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An eclectic collection of facts, histories, information and trivia about various foods, beverages, equipment, plants, and animals etc. from around the world

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FOOD TRIVIA and FOOD FACTS

  BRAINS to BUTTON   ·   Brains as Food   ·   Branding   ·   Bratwurst   ·   Brawn   ·   Brazil  ·   Brazil Nuts   ·   Bread   ·   Bread and Butter   ·   Breadfruit   ·   Bread Pudding   ·   Breakfast   ·   Breakfast Cereals   ·   Breakfast of Champions   ·   Bring Home the Bacon   ·   British Cooking   ·  Broad Bean   ·   Broccoli   ·   Broccoli & Cholesterol   ·   Broccoli Rabe   ·   Broiler-Fryer   ·   Brown Trout   ·   Brownies   ·   Brussels Sprouts   ·   Bubble and Squeak   ·   Buckwheat   ·   Buffalo, American   ·   Bulgur   ·   Burger King   ·   Burgoo   ·   Butter   ·   Butter Beans   ·   Buttercrunch   ·  Butterfinger   ·   Butterfinger Potato   ·   Butterfly   ·   Buttermilk   ·   Butterscotch Beans   ·   Button Mushroom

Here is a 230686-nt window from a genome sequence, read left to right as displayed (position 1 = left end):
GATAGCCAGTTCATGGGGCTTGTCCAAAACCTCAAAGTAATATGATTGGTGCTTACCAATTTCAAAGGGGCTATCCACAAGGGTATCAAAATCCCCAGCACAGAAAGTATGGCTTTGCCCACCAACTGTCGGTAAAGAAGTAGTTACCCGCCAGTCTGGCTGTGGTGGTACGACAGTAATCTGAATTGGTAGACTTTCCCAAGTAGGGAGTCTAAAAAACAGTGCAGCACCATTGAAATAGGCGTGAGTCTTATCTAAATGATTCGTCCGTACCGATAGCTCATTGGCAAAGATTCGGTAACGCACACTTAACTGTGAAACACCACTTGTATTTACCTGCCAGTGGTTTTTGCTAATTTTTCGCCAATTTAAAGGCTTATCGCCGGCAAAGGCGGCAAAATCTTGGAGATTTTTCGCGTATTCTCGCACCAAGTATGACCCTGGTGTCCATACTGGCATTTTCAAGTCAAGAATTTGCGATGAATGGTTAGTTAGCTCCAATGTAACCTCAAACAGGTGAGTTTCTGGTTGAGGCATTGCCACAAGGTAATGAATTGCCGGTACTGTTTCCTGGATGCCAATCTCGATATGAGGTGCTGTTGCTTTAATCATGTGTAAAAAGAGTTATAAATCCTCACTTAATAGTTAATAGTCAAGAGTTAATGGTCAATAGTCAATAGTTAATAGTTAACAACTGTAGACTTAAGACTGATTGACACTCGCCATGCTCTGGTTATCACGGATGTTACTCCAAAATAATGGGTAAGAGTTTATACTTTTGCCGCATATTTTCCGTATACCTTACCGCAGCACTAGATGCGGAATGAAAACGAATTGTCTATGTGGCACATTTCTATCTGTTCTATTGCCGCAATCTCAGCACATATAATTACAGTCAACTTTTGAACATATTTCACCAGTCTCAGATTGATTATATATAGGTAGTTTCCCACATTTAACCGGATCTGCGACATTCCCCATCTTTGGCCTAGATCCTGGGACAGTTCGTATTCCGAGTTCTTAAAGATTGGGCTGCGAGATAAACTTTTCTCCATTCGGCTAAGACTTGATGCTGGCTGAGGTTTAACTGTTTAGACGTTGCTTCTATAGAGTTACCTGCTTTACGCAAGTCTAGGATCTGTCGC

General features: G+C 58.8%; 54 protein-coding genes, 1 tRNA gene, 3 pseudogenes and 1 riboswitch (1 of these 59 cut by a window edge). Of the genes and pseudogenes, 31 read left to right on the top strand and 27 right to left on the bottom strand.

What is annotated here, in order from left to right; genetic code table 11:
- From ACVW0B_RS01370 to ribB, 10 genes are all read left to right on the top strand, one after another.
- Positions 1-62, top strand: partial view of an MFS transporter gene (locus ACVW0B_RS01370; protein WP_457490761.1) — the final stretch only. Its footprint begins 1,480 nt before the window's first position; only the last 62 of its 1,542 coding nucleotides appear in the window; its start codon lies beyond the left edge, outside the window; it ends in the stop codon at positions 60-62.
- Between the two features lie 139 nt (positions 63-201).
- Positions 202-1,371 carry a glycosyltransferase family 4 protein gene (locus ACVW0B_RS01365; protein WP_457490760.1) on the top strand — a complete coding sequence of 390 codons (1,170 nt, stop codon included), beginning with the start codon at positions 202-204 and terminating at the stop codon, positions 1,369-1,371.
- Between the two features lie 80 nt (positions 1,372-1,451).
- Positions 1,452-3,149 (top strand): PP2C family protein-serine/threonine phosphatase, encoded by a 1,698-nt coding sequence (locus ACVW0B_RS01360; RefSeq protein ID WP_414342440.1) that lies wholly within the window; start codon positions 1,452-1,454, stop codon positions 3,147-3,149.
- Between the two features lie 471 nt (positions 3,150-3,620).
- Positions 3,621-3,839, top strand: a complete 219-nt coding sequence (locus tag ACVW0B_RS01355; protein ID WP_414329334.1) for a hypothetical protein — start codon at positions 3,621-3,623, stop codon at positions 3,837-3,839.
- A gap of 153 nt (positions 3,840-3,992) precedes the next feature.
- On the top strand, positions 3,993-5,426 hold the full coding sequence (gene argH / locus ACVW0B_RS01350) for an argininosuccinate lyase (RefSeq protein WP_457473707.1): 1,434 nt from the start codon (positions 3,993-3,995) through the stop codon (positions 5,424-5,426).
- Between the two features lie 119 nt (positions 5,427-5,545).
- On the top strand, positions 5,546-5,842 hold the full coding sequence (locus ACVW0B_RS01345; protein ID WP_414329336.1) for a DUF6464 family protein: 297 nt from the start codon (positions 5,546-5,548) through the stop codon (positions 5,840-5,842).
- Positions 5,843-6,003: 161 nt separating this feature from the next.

BULGUR: FACTS & TRIVIA

Bulgur is white or red, hard or soft, whole wheat kernels that have been soaked, boiled, dried, then removing 5 percent of the bran and cracking the remaining kernel into small pieces. The result is parcooked, cracked wheat. Bulgur differs from cracked wheat in that it is pre-cooked.

Usually made from durum wheat (Triticum durum).

Bulgur may be sold as a pilaf or ‘tabouli’ (also spelled ‘tabouleh’) mix and may be called tabouli wheat. In stores, bulgur can be found near the pasta, rice or hot cereal, or in a specialty food aisle.
(Tabouleh Salad Recipes)

Bulgur can be used as a main entree or side dish with seasonings, vegetables, nuts or small amounts of meats or fish. Bulgur can also be stirred into waffles, pancakes, muffins, salads or baked goods to add a nutty flavor without the fat.

Arab, Israeli, Egyptian and Roman civilizations record eating dried cooked wheat as early as 1,000 B.C. Evidence shows the Chinese ate this grain food as early as 2,800 B.C. The Roman word for bulgur is cerealis, after Ceres, the goddess of harvest; Israelites called it dagan, a word meaning “bursting kernels of grain;” other Mid-Easterners called it arisah, and it is a mainstay in the diet.
(Wheat Foods Council)

 

 

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